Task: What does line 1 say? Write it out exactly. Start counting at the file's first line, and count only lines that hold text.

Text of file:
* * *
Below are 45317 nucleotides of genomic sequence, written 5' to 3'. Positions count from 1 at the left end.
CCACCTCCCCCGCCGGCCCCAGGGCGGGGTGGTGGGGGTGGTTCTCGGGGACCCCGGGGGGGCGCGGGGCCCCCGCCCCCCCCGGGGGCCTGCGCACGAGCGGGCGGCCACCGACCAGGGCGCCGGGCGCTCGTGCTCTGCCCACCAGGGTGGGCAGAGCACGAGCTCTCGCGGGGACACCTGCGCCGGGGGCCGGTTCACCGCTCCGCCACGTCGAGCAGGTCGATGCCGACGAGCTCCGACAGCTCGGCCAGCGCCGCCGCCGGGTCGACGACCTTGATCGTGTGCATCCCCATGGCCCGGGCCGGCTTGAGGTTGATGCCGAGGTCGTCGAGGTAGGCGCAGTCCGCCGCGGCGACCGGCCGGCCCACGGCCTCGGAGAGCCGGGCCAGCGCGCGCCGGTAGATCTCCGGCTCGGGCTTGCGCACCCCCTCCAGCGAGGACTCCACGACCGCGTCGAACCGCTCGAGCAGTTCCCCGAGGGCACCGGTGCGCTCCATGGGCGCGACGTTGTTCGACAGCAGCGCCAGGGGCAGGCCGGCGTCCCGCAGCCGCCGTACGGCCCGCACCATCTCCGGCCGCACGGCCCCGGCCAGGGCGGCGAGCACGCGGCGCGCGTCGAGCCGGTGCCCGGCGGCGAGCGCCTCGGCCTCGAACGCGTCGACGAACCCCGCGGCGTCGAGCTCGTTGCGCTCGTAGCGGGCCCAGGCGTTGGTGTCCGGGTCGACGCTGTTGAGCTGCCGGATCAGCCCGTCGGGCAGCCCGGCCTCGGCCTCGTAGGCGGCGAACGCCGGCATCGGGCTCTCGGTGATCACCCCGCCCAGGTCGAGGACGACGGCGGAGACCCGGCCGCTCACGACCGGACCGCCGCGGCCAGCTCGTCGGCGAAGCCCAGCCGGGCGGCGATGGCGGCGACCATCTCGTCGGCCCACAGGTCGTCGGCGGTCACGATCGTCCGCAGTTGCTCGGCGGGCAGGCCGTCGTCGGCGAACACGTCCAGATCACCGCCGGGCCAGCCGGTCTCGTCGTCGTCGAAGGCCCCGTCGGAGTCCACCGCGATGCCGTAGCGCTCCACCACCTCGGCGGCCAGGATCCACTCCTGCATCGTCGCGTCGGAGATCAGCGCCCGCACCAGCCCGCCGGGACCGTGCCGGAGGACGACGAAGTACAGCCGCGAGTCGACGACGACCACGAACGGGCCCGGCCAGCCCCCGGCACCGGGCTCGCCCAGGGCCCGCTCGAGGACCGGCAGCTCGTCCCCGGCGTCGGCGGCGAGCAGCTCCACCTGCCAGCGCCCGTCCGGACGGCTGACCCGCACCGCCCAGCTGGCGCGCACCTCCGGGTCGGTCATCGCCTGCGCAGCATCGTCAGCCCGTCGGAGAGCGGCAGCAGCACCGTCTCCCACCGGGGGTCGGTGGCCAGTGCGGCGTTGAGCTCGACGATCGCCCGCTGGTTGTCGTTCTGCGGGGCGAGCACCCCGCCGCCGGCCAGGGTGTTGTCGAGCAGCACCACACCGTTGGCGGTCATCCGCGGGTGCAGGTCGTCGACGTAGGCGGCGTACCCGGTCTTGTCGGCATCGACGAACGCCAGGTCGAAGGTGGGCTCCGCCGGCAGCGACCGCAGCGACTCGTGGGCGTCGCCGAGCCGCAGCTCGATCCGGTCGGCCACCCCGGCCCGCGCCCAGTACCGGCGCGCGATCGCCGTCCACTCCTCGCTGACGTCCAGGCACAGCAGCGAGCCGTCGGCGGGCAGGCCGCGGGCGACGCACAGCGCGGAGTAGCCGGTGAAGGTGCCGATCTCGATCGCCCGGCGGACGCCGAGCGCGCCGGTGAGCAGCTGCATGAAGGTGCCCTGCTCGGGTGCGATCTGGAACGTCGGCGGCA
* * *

Below are 45317 nucleotides of genomic sequence, written 5' to 3'. Positions count from 1 at the left end.